Why can't people take a firm 'no' for an answer?

Discussion in 'Rape and Abuse' started by feathers, Jun 3, 2011.

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  1. feathers

    feathers Well-Known Member

    What is it about people and not being able to fucking take no for an answer? Seriously, it's something that really fucking gets to me. My mate over FB chat is like, asking me about my fucking sexual fetish that I mentioned and what it was, and despite me telling him fucking ages ago, no I'm not going to tell you it, he keeps asking and asking despite me saying firmly "no".

    Reason this upsets me is because I have a lot of difficulty saying no to people. That's why I ended up getting pushed further than I'd liked with 4 different guys when I was 13/14. People say being taken advantage of, so to speak (never raped; nothing worse than, well, hands going places I'd rather they didn't) by 4 different people (one of which I reported to the police) is unlucky, but I know deep down it is my fault for not being able to say no assertively enough. I think I just gave off the "I'm not sure" sort of no, as if I could be convinced, because I was painfully shy and had a fear of upsetting people (and I guess a deep rooted insecurity at the time that I wasn't good enough to say no to people - someone actually wanted me and that should be good enough for me).

    Back to my point. I'm better at saying no now. I'm confident. People want me left right and center so my self esteem has shot through the roof and I'm no longer insecure (might just be hypomania because I'm very insecure in my depressions - but still not as much as I used to be). So I do have the ability to just say 'no' and mean it with a firm confidence. However some people just still don't seem to be able to take fucking no for an answer and it just makes me question, have I fucking gotten anywhere? Would I be able to handle such situations now if they arose again, without things ending mentally damaging for me?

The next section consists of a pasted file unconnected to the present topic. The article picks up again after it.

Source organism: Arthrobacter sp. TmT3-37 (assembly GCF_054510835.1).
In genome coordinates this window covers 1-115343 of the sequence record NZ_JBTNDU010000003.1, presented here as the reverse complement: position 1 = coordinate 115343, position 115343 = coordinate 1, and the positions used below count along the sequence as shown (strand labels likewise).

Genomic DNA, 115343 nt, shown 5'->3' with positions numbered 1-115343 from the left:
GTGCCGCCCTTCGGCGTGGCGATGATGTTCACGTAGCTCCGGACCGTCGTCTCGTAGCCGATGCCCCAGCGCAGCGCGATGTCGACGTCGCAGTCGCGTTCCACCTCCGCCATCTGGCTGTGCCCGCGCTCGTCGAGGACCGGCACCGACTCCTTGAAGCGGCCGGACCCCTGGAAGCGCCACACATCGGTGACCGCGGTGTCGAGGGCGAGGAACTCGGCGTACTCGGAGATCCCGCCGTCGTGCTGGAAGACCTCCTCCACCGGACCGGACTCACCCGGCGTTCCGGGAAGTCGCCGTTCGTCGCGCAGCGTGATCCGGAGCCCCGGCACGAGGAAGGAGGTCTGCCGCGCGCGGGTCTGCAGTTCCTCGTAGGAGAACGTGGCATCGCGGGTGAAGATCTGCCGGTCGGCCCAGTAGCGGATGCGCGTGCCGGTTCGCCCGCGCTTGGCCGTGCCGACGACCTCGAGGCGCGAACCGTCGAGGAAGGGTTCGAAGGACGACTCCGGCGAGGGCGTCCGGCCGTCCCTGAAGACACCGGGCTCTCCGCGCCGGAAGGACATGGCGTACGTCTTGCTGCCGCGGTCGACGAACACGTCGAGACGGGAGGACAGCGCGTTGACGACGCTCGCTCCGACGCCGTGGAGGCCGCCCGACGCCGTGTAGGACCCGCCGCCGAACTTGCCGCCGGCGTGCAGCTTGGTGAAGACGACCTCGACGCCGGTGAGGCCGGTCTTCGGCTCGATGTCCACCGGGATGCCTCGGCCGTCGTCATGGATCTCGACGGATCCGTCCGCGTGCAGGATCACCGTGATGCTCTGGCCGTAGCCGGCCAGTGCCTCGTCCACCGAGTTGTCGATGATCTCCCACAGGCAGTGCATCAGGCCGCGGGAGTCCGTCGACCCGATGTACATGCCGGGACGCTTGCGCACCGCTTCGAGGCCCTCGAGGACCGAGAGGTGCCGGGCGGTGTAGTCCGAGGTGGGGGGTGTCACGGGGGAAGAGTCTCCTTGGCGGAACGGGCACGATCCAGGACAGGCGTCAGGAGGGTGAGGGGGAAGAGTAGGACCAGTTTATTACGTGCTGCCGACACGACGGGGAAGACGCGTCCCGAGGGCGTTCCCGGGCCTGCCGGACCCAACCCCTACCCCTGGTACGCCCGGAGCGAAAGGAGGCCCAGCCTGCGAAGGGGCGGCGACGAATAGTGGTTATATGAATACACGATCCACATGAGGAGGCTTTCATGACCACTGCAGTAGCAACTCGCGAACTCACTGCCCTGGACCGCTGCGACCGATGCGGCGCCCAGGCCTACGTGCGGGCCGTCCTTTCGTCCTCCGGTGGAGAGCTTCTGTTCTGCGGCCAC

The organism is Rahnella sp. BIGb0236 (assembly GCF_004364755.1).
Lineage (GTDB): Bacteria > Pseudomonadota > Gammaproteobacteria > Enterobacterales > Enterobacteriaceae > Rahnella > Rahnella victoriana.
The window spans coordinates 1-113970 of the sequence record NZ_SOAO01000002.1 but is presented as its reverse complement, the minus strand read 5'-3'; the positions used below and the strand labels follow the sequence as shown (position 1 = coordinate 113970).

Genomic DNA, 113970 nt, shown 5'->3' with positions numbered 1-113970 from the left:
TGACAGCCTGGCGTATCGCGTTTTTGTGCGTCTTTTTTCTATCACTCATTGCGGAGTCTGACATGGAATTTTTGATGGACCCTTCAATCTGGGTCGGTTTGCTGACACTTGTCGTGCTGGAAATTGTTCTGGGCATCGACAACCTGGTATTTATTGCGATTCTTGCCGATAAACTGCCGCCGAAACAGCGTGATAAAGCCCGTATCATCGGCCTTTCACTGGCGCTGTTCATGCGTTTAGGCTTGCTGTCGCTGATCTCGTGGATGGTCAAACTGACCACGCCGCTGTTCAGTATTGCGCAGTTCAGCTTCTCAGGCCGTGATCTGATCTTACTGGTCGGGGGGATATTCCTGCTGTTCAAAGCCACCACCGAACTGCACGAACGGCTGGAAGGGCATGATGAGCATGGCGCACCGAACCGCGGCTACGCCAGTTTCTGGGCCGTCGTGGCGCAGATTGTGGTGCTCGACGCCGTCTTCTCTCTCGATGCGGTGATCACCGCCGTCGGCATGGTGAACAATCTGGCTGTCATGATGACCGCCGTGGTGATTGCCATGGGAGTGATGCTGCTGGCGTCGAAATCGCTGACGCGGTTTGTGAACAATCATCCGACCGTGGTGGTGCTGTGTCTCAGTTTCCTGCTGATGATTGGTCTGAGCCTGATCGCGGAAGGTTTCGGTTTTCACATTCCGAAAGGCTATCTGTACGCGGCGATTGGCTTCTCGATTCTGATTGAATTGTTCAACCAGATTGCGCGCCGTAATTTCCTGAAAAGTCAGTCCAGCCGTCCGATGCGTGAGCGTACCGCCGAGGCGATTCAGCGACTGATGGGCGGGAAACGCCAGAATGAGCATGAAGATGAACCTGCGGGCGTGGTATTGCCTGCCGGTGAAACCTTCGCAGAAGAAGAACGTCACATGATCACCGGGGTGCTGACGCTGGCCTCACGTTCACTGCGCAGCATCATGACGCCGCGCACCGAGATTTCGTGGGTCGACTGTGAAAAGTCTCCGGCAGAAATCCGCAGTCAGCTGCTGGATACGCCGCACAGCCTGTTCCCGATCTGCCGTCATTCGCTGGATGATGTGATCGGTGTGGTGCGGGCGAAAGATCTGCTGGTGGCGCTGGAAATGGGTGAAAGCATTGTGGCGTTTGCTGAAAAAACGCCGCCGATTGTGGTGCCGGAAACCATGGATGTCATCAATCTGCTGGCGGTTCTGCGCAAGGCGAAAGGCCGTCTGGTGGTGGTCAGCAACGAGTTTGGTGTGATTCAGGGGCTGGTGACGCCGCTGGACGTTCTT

I don't think I would. Recently I ended up having sex with just a friend, a friend who I in fact had not seen for a year and a half who I bumped into on a night out. I wasn't going to, I honestly wasn't. I told him I wasn't going to, but he just kept acting like I was going to anyway, because he knew I wanted to (I did - I was very drunk and probably wouldn't have sober, I just knew it was a better idea not to and actually tried to exert some self control) despite me saying I wasn't going to. He ended up pretty much continuing as if I'd said yes, pulled a condom out etc and it was at that point that I just kinda gave in. Now that sounds really bad written down. It wasn't as bad as it sounds. But this whole things just kinda proves to myself that, even though I can now say no to people, things can still end up going the way I don't intend them to.

    Am I forever doomed to being a victim?
     
  2. Terry

    Terry Antiquities Friend Staff Alumni

    Some people just think if they nag enough you'll give in...I know from where I speak.....my son has NEVER learnt that my no means no and he's 28 :laugh: